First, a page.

2014 Review Part 1 – The Gear

It’s been a long tough slog through this year following my wife’s illness and subsequent passing last year and I really haven’t kept up on things the way I was. ¬†I’m hoping to be able to change that and I’m starting up front of the New Year so it’s not just another silly resolution. ūüôā This update will concentrate on some new gear that went into steady use this year in the form of some mini reviews. The next one will focus on some of the projects I have had going this year as well as some plans for the near future.

Phil-Tone Equinox/Eclipse Hybrid

If you spend any time reading this blog you’ll see a lot of reviews of Phil’s stuff and you would think that I’m some kind of paid spokesman but the truth of the matter is I’ve just in found Phil someone who makes the kind of mouthpieces I like as well as someone who is open to sending mouthpieces out on pass around for people to try. Phil is also an awesome guy and a great craftsman.

Phil came out with an Equinox mouthpiece a couple years ago and it really sounded like something I would like but I was pretty comfortable with my Eclipse (the first piece I ever got from Phil not including his cleanup and refurb of my Otto Link Florida STM). I finally decided to pull the trigger and get one and you know what? I absolutely hated it! Well, hate is a strong word but it wasn’t what I thought I was going to get at all. I talked to Phil and he said to send it back and he would fix it for me…he had made it a little brighter than usual and that’s part of what I didn’t like. In the back and forth while he was fixing it he offered to undercut the table and open out the chamber in what he called an Equinox/Eclipse Hybrid. That sounded great so I went with that.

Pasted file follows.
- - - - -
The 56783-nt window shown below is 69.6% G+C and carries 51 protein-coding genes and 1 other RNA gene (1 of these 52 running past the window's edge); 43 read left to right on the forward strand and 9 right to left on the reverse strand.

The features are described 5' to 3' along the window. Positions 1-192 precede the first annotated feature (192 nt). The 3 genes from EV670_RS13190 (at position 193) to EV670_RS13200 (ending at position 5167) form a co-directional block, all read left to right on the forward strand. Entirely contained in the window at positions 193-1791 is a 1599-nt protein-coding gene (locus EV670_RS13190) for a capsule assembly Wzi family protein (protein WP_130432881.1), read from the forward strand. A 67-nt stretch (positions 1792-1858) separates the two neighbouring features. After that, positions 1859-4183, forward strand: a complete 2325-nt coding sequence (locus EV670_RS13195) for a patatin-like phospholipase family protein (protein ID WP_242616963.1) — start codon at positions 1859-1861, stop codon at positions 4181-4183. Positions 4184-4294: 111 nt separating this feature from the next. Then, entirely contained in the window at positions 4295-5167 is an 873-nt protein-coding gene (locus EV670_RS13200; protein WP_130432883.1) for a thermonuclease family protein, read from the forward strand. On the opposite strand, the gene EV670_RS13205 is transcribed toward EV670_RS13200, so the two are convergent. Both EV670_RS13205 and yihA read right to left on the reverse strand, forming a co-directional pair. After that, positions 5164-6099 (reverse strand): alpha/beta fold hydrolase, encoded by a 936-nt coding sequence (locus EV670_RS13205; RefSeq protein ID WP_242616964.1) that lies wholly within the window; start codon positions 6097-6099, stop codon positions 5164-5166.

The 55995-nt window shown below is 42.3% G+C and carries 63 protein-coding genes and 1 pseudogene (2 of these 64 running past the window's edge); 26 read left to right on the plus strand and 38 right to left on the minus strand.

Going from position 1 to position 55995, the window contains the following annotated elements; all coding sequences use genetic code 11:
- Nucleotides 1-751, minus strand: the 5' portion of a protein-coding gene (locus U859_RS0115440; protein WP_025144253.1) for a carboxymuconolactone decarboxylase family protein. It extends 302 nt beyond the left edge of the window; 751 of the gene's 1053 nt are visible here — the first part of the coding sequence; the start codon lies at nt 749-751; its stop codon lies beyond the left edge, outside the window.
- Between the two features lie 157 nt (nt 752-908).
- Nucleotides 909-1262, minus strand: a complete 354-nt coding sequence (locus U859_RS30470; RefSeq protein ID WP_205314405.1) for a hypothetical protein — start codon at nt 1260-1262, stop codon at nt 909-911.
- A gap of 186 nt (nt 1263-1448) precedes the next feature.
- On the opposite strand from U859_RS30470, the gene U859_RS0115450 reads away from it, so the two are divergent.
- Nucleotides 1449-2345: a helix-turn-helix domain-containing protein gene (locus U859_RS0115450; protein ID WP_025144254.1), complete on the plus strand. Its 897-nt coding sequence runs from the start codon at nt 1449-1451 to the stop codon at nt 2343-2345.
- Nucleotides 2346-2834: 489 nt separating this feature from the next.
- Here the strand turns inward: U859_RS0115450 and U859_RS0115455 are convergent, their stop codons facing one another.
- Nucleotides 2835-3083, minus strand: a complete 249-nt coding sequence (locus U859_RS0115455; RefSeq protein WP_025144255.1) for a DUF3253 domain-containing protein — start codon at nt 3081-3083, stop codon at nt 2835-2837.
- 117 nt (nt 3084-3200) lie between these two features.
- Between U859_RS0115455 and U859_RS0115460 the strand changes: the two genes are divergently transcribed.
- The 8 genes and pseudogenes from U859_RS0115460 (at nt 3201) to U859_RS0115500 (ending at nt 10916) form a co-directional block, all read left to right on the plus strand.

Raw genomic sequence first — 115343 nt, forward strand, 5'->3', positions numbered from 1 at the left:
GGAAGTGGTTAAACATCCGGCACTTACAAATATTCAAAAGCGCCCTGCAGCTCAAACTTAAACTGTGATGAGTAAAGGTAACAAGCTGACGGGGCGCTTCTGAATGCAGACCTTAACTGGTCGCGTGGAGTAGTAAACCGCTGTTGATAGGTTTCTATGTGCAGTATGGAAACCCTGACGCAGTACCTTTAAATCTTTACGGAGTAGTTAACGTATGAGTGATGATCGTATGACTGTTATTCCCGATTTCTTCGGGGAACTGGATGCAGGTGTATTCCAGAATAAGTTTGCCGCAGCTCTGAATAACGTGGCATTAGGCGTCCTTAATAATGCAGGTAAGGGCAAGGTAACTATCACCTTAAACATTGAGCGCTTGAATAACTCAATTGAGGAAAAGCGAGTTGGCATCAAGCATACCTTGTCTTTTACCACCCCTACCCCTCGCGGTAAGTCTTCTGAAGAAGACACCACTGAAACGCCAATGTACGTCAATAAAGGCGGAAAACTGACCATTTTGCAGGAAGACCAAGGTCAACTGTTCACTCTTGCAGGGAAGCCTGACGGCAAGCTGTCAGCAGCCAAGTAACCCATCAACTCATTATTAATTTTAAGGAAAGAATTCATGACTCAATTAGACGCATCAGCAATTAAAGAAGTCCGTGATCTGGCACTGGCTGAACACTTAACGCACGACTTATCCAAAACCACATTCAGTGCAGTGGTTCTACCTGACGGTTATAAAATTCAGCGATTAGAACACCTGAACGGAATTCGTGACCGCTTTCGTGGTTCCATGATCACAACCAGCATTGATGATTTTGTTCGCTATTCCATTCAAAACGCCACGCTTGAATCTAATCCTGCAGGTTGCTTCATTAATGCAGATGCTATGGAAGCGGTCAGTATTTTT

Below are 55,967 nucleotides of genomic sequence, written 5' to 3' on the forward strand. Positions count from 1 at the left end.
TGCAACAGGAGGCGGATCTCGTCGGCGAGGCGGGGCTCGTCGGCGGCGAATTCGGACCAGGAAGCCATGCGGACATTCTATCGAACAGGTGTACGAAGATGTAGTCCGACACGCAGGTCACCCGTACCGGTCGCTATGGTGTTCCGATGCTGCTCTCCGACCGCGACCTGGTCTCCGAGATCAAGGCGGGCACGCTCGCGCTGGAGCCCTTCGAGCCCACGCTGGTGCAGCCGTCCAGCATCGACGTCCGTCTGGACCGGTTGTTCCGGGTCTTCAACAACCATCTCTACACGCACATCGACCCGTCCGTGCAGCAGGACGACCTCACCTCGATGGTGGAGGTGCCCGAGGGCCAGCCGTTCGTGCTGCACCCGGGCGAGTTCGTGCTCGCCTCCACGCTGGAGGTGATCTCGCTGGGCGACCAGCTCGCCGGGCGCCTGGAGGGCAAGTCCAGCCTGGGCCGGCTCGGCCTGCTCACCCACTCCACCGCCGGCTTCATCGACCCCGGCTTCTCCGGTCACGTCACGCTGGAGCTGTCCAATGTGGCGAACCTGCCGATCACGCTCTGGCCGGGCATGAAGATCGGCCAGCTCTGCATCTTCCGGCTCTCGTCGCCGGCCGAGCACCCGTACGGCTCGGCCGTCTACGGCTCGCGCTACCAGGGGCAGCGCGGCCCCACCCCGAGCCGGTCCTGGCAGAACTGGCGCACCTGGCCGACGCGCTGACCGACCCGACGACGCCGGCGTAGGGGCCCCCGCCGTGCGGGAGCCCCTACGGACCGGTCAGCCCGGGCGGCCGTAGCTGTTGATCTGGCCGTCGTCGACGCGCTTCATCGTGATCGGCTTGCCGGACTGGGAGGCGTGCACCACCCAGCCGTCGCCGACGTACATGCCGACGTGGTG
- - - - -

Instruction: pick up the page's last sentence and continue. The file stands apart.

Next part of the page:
When I got it back I was absolutely thrilled and this has become my main piece after many years on the Eclipse. It’s a 7* (105) while my old Eclipse is an 8 (110). It’s a little easier to play because of the opening but the undercut table does require a little more air. This is something that may or may not be on Phil’s website but it’s something he can easily do and something he’s happy to provide. The lesson here is that by being open and communicating with him I was able to turn something that didn’t fit me at all into something I love.

Phil Tone Rift (alto)

I was playing on another of Phil’s alto pieces called an Aurora I think and it was good but I wanted something with a little more drive. It’s funny but on tenor I’m moving a little darker but on alto and bari I’m embracing the cut and edge. Phil had a sale on Sax on the Web Forum and one of the pieces was an unbranded Rift prototype.

The Rift is something that I think is rather unique to Phil. It has an interesting double baffle that looks a little like a clamshell. He used to make the baffle completely by hand but he recently started having blanks made to this new spec. This is one of those prototypes but I think it is very similar to the branded production models if not identical. This mouthpiece is a screamer that never loses it’s core…it’s like the best of both worlds and it’s probably the most fun I’ve ever had on alto. I’m using it with Van Doren Java 3 (green box) and they seem to be perfect for me. I’ll try to post an audio sample soon but it may be an edit after the first of the year.

Phil Barone customized Otto Link Tone Edge (bari)